Scotland’s capital city may be overflowing with cosy hotels, tempting restaurants and cheerful locals but like any ancient place, the city has a dark and eerie past.
Walking ghost tours
Perhaps the best way to experience Edinburgh’s grisly history is by joining one of the many walking tours that take place in the Old Town every night. These chilling tours wind through the dark alleys and haunted streets of the city’s underbelly, delving deep into tales of Scotland’s rich and spine-tingling past.
The tours set off at various times throughout the evening, getting progressively scarier as the night goes on. Many of the earlier departures are suitable for younger children, although it’s always best to check first.
There are a number of companies operating tours, most of which depart from the Royal Mile. Bookings are not always necessary but again, it’s best to plan ahead if you’re unsure.
One of the best companies is Mercat Tours, which has a five star rating from the Scottish Tourist Board and offers a variety of different tours to suit every bloodthirsty taste.
Mary King’s Close and the underground vaults
Beneath the Royal Mile lies Edinburgh’s deepest secret – a warren of hidden ‘closes’ or narrow streets where real people lived, worked and died. The network was built over many years ago and has lain forgotten about until recently.
The most infamous is Mary King’s Close, supposedly named after a wealthy landowner’s daughter who lived and died there. In the mid 17th century, city officials attempting to contain the plague blocked off the entrance to the close, trapping many plague victims inside.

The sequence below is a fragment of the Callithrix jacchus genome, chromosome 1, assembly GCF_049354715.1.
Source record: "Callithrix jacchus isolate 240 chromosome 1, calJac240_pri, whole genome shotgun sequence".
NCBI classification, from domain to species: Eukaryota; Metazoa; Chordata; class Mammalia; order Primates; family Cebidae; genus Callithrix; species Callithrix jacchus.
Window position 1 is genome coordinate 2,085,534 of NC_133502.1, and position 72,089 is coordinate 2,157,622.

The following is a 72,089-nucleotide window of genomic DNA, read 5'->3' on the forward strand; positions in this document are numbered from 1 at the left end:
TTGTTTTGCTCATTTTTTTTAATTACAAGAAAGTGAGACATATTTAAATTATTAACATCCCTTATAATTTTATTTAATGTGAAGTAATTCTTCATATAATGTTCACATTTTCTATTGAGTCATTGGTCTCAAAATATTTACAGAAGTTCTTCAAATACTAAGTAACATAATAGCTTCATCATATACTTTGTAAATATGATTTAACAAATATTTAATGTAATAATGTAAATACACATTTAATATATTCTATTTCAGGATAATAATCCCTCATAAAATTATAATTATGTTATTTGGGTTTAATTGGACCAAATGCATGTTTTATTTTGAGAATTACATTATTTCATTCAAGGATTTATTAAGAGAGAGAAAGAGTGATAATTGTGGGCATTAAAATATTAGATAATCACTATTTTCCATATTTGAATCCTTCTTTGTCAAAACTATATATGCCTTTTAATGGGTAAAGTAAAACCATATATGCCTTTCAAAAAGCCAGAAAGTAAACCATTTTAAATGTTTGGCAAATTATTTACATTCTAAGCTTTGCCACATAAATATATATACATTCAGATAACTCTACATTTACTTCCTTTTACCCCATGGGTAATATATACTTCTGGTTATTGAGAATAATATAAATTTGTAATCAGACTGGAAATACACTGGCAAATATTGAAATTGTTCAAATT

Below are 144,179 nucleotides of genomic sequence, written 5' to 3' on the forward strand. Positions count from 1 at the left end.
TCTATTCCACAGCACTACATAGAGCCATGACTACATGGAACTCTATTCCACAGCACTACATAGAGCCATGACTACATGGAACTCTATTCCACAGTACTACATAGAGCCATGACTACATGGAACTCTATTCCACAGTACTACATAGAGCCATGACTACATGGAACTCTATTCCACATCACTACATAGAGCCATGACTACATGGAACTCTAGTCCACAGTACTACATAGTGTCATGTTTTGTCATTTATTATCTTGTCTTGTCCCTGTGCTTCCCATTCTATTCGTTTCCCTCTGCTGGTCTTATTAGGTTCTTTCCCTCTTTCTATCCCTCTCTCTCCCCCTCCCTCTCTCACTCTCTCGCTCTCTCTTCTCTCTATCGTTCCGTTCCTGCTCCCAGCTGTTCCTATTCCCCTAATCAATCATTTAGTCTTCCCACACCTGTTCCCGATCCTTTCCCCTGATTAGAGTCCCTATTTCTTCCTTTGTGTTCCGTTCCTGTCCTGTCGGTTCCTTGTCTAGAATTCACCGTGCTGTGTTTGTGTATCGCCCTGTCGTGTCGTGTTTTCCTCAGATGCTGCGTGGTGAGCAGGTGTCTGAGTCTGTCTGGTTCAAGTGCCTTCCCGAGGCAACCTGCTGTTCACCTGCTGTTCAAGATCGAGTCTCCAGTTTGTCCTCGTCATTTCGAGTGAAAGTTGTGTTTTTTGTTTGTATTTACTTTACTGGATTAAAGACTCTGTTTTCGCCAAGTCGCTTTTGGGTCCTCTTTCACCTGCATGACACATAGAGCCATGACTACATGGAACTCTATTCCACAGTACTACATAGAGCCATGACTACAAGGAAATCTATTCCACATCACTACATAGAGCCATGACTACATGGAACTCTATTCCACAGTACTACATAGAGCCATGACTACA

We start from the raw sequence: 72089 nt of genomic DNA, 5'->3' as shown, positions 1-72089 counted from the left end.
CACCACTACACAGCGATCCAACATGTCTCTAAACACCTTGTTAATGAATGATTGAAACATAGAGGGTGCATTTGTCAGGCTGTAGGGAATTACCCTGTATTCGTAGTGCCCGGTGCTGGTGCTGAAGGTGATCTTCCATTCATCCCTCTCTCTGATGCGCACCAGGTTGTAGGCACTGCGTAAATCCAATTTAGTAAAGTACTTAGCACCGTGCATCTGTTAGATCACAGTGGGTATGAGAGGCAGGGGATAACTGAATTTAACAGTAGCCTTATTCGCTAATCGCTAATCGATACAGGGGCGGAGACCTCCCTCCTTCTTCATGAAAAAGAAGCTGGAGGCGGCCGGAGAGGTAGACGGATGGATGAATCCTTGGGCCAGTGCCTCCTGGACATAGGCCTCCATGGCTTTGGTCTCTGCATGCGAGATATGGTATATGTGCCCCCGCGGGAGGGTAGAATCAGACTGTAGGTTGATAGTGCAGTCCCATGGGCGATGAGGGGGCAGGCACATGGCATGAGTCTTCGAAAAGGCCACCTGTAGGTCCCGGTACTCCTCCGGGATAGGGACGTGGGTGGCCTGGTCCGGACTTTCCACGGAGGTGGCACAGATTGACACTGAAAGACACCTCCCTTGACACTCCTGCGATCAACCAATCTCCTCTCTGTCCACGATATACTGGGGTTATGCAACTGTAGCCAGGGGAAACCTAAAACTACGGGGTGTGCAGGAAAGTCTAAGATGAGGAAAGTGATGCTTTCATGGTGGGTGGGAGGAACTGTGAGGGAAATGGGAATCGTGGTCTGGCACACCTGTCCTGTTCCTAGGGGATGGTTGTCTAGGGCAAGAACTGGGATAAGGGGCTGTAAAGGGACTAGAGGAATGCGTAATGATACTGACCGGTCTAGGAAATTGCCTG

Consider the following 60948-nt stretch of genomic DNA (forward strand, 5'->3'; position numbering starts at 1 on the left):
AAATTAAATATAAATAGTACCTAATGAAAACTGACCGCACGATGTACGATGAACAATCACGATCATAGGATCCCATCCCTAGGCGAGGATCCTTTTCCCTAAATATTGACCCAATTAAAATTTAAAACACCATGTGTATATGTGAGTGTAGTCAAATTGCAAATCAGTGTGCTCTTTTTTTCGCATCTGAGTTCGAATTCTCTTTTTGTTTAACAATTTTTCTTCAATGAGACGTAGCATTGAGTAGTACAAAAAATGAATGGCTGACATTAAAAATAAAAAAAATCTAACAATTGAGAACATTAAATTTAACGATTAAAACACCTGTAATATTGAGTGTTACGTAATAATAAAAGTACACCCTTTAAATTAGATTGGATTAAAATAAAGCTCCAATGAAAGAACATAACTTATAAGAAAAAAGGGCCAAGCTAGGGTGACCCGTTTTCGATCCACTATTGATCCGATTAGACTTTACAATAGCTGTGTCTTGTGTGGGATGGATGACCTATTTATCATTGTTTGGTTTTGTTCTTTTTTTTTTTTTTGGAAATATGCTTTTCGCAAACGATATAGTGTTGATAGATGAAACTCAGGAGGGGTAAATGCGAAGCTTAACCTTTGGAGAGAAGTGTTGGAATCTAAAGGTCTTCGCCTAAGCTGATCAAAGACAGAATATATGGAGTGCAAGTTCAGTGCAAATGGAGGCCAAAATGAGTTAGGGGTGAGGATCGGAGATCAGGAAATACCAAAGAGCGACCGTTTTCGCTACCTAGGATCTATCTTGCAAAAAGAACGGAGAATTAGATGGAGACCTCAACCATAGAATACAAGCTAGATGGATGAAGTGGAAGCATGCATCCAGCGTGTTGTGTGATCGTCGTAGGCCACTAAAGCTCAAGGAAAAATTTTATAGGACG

The close is often heralded as Scotland’s most haunted site after more than 300 years of reported ghost sightings. One of the most frequent is that of a young girl around five or six years of age, named ‘Annie’ by those who have seen her. Annie’s room is one of the most popular areas of the close, where numerous visitors have left small toys and mementoes for the young spirit.
The Edinburgh Dungeon takes visitors on a gory tour of the city’s darker side. Exhibits include the infamous murderers Burke and Hare, a reconstruction of the cave inhabited by the cannibal Sawney Bean, and a realistic version of Edinburgh’s Old Town during the plague, with dirt, disease and a body cart waiting to take away its victims.
There is also a torture gallery displaying gruesome equipment like headcrushers, thumbscrews and flesh tearers. Entry to the dungeon is around £15 per adult and £11 per child – but keep an eye out for discount offers that are often advertised on the back of city bus tickets.
Top hotels in Edinburgh, Scotland
- Osbourne Hotel – double room starting from €26.5/£24/$35.9
- Herald House Hotel – double room starting from €43/£49/$58
- Cairn Hotel Edinburgh – double room starting from €28.7/£26/$38.9